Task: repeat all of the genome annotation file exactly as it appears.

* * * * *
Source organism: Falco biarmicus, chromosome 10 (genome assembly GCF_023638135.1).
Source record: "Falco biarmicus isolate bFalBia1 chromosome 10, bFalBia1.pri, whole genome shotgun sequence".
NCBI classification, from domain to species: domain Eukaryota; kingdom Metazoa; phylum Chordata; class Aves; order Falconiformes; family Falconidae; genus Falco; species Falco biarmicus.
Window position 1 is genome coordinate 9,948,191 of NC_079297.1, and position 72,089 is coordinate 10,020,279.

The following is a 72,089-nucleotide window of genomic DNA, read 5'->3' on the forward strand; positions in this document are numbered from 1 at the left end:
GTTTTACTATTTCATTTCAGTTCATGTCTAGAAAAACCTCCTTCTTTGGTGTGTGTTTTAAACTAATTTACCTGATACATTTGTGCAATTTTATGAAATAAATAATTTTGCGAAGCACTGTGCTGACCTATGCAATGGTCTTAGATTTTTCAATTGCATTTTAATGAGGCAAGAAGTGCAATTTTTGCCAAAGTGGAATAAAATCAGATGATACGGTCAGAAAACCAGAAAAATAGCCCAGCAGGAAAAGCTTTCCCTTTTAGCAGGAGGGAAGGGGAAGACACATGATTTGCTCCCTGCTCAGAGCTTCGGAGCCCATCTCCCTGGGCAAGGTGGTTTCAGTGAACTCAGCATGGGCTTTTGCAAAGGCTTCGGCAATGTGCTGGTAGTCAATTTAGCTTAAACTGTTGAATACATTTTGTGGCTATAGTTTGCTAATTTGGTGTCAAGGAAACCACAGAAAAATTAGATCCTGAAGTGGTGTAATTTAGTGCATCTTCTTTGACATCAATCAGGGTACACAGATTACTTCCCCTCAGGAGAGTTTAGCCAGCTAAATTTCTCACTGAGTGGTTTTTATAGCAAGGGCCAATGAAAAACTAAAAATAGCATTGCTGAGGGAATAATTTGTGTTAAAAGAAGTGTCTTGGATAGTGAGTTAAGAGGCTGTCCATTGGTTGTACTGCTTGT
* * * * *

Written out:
Source organism: Falco biarmicus, chromosome 10 (genome assembly GCF_023638135.1).
Source record: "Falco biarmicus isolate bFalBia1 chromosome 10, bFalBia1.pri, whole genome shotgun sequence".
NCBI classification, from domain to species: domain Eukaryota; kingdom Metazoa; phylum Chordata; class Aves; order Falconiformes; family Falconidae; genus Falco; species Falco biarmicus.
Window position 1 is genome coordinate 9,948,191 of NC_079297.1, and position 72,089 is coordinate 10,020,279.

The following is a 72,089-nucleotide window of genomic DNA, read 5'->3' on the forward strand; positions in this document are numbered from 1 at the left end:
GTTTTACTATTTCATTTCAGTTCATGTCTAGAAAAACCTCCTTCTTTGGTGTGTGTTTTAAACTAATTTACCTGATACATTTGTGCAATTTTATGAAATAAATAATTTTGCGAAGCACTGTGCTGACCTATGCAATGGTCTTAGATTTTTCAATTGCATTTTAATGAGGCAAGAAGTGCAATTTTTGCCAAAGTGGAATAAAATCAGATGATACGGTCAGAAAACCAGAAAAATAGCCCAGCAGGAAAAGCTTTCCCTTTTAGCAGGAGGGAAGGGGAAGACACATGATTTGCTCCCTGCTCAGAGCTTCGGAGCCCATCTCCCTGGGCAAGGTGGTTTCAGTGAACTCAGCATGGGCTTTTGCAAAGGCTTCGGCAATGTGCTGGTAGTCAATTTAGCTTAAACTGTTGAATACATTTTGTGGCTATAGTTTGCTAATTTGGTGTCAAGGAAACCACAGAAAAATTAGATCCTGAAGTGGTGTAATTTAGTGCATCTTCTTTGACATCAATCAGGGTACACAGATTACTTCCCCTCAGGAGAGTTTAGCCAGCTAAATTTCTCACTGAGTGGTTTTTATAGCAAGGGCCAATGAAAAACTAAAAATAGCATTGCTGAGGGAATAATTTGTGTTAAAAGAAGTGTCTTGGATAGTGAGTTAAGAGGCTGTCCATTGGTTGTACTGCTTGT